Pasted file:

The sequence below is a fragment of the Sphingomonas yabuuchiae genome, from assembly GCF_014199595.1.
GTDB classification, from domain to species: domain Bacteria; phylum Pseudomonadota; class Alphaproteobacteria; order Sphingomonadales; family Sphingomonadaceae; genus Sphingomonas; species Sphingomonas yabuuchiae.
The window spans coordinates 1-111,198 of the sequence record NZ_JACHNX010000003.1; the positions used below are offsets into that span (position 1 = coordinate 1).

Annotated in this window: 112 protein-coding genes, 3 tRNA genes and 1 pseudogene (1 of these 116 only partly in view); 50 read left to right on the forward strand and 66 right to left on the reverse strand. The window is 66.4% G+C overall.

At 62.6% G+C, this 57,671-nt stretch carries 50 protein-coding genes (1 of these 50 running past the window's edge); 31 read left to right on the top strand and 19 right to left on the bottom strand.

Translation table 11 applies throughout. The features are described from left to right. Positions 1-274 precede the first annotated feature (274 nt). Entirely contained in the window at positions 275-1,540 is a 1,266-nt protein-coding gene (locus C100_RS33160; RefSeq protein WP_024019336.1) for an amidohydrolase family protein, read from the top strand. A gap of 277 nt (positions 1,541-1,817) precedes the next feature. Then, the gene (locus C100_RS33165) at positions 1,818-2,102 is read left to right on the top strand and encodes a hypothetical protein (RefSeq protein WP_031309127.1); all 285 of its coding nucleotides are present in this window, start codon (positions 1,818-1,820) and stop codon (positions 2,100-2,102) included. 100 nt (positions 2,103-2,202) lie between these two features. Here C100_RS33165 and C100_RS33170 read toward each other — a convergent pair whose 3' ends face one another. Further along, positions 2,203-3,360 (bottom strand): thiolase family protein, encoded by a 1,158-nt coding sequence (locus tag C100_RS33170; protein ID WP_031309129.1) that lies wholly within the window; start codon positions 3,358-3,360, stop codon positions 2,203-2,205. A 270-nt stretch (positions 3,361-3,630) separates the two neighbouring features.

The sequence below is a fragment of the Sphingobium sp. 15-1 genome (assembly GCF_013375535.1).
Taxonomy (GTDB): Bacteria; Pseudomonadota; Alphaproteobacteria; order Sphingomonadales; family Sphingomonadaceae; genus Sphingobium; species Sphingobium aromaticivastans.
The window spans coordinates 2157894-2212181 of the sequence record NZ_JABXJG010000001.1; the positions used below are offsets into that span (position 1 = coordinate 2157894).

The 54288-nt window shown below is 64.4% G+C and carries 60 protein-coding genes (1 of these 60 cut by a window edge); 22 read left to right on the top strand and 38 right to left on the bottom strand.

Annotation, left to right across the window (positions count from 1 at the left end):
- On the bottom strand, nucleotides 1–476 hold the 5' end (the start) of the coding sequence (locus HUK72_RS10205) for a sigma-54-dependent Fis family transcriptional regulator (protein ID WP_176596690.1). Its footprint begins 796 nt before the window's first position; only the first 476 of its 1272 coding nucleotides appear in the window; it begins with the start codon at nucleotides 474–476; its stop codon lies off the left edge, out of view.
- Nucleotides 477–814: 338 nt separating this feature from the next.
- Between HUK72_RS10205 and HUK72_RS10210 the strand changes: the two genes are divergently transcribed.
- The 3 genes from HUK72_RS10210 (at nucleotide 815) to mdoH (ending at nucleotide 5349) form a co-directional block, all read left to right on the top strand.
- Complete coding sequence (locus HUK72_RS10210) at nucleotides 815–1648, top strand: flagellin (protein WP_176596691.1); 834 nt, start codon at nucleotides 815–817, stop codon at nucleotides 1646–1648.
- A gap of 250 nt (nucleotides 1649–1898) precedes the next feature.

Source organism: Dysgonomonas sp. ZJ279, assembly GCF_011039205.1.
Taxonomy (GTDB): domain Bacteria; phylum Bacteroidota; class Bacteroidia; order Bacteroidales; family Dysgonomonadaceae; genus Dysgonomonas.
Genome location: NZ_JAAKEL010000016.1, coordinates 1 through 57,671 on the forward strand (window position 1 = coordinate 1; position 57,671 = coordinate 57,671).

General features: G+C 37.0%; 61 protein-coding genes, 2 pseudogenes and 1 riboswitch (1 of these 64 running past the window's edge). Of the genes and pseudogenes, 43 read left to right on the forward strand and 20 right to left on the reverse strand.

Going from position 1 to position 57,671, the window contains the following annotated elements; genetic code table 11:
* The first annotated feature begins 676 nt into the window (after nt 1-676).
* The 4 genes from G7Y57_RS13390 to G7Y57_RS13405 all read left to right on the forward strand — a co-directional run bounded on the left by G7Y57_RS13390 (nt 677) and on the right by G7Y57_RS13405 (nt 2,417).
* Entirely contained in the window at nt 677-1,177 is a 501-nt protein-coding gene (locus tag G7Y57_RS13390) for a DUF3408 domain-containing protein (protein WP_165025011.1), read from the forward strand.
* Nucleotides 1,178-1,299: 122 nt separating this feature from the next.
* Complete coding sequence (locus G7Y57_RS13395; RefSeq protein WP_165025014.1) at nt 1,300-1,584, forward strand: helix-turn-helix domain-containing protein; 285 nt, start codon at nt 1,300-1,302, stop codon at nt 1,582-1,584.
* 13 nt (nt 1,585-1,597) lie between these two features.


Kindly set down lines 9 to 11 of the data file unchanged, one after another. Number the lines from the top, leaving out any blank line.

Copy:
The window spans coordinates 2157894-2212181 of the sequence record NZ_JABXJG010000001.1; the positions used below are offsets into that span (position 1 = coordinate 2157894).

The 54288-nt window shown below is 64.4% G+C and carries 60 protein-coding genes (1 of these 60 cut by a window edge); 22 read left to right on the top strand and 38 right to left on the bottom strand.

Annotation, left to right across the window (positions count from 1 at the left end):